‘I have had fun and struggles being a female immigrant claiming my place in Britain! As a Greek girl, I was often stereotyped to suit the service industry just fine but some people were shocked I was also a law graduate, a young lecturer or that I chose to start my own food venture. I have had many lives. I refuse to be pigeonholed. And women should fight together against prejudice. Antagonism is not a female trait so it’s time to resist being turned into alpha-males. Our global village relies on running it together. There is space for everyone. Don’t let anyone tell you otherwise.’ (Lia, Lia’s Kitchen)
Last week the amazing We Are Cardiff blog asked me to develop a recipe for them! And here it is together with the full blog.
Remember to find out more about Greek food join one of Lia’s Kitchen intimate cooking classes on 3 and 10 February. I will be introducing participants to Greek Kitchen basics but will also be sharing Greek flavours and recipes that are not yet widely known in the UK. You can book online here www.eventbrite.co.uk/o/lias-kitchen-7901836356.
Or contact Lia for more information at firstname.lastname@example.org.
My pop-up dinner at Cardiff’s Street Food Circus in August 2016 showcased one of my most favourite menus to date. Food inspired by my homes of Greece and Wales was served under a canvas tent and the leafy trees of Sophia Gardens, in the green heart of the city centre at a pop-up restaurant operated by Milgi Cardiff.
I cannot think of a menu that sums up the Lia’s Kitchen approach to cooking and dishes better. It’s based on how I eat and my adventures in food. I am always on the look-out for fantastic, local and sustainable produce and products from my Greek and Welsh homes to integrate in my cooking. And I always try to showcase producers, flavours and ingredients that you might not have heard or savoured, like for example salepi, the wild orchid powder that flavoured my yoghurt ice-cream desert.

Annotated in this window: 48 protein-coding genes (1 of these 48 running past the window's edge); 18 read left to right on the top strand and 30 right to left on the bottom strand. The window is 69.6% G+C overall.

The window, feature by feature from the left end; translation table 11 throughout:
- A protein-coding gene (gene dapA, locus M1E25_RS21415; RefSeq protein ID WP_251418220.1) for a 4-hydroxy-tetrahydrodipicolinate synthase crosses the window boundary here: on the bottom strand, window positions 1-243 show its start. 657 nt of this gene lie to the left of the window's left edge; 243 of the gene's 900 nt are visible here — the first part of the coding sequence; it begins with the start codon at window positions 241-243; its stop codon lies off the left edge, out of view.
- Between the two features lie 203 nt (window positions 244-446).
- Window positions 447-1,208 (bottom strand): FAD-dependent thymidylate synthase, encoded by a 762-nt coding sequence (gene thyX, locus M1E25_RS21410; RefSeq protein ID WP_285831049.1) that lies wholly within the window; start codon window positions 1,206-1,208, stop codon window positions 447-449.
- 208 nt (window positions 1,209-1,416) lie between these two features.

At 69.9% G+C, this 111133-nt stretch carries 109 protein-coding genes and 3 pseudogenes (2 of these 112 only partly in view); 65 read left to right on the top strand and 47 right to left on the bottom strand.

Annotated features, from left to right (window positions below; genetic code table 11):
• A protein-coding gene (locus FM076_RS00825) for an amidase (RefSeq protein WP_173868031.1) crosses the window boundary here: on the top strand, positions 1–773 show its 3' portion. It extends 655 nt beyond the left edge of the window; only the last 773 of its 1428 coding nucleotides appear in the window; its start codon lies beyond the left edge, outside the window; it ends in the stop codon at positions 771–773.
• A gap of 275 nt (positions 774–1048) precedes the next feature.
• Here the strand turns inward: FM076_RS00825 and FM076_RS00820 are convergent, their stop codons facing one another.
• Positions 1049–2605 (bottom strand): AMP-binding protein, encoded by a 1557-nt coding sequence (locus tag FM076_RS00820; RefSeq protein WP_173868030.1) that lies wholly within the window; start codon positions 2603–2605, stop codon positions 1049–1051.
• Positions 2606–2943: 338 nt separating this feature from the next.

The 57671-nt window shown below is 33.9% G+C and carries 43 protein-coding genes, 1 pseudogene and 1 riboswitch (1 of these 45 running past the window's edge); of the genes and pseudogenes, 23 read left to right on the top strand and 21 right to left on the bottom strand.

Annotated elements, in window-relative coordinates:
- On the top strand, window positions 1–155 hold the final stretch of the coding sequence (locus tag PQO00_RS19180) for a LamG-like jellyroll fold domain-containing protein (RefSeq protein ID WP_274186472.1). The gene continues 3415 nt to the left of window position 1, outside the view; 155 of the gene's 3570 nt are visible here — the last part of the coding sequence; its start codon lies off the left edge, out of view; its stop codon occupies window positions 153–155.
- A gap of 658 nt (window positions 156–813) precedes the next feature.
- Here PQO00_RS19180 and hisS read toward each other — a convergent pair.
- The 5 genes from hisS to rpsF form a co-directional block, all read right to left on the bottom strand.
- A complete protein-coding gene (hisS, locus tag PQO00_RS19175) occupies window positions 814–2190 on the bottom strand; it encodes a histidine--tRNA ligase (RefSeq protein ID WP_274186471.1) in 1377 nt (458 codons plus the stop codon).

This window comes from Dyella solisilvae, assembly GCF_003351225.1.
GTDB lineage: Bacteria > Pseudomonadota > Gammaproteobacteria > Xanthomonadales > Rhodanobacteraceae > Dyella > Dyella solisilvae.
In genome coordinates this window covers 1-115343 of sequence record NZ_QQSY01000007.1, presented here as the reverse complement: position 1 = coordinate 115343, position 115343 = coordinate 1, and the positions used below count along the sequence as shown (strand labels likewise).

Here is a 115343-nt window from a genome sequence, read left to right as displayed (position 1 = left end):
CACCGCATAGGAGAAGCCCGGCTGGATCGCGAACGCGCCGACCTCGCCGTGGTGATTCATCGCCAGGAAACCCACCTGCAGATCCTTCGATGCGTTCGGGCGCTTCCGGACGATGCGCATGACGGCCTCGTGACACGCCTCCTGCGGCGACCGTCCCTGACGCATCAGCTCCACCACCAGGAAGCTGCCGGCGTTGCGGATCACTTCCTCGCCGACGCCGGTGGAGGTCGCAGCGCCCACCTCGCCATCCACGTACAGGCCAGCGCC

And here’s one other very important thing. I work with people I like and whose business I respect. Their produce/product is as good as their business and working ethos. I love what they do and how they do it. And this is why I believe I should tell you about them. They provide me with daily inspiration and nourishment, and they are or are becoming good friends in the most beautiful, unrushed, organic way.
1.Tom Frost and Blaencamel Farm work tirelessly through the seasons in a fertile valley of West Wales, between river and coastline, and grow vegetable using organic, biodynamic methods. Their land is unadulterated and pristine. The food is nourishing and full of unique flavours. For my August menu I used organic aubergines, tomatoes, chard, cucumbers, beetroot grown and summer salad leaves grown in Wales. Their vegetable is the perfect match for my recipes and some of the great Greek products I have sourced.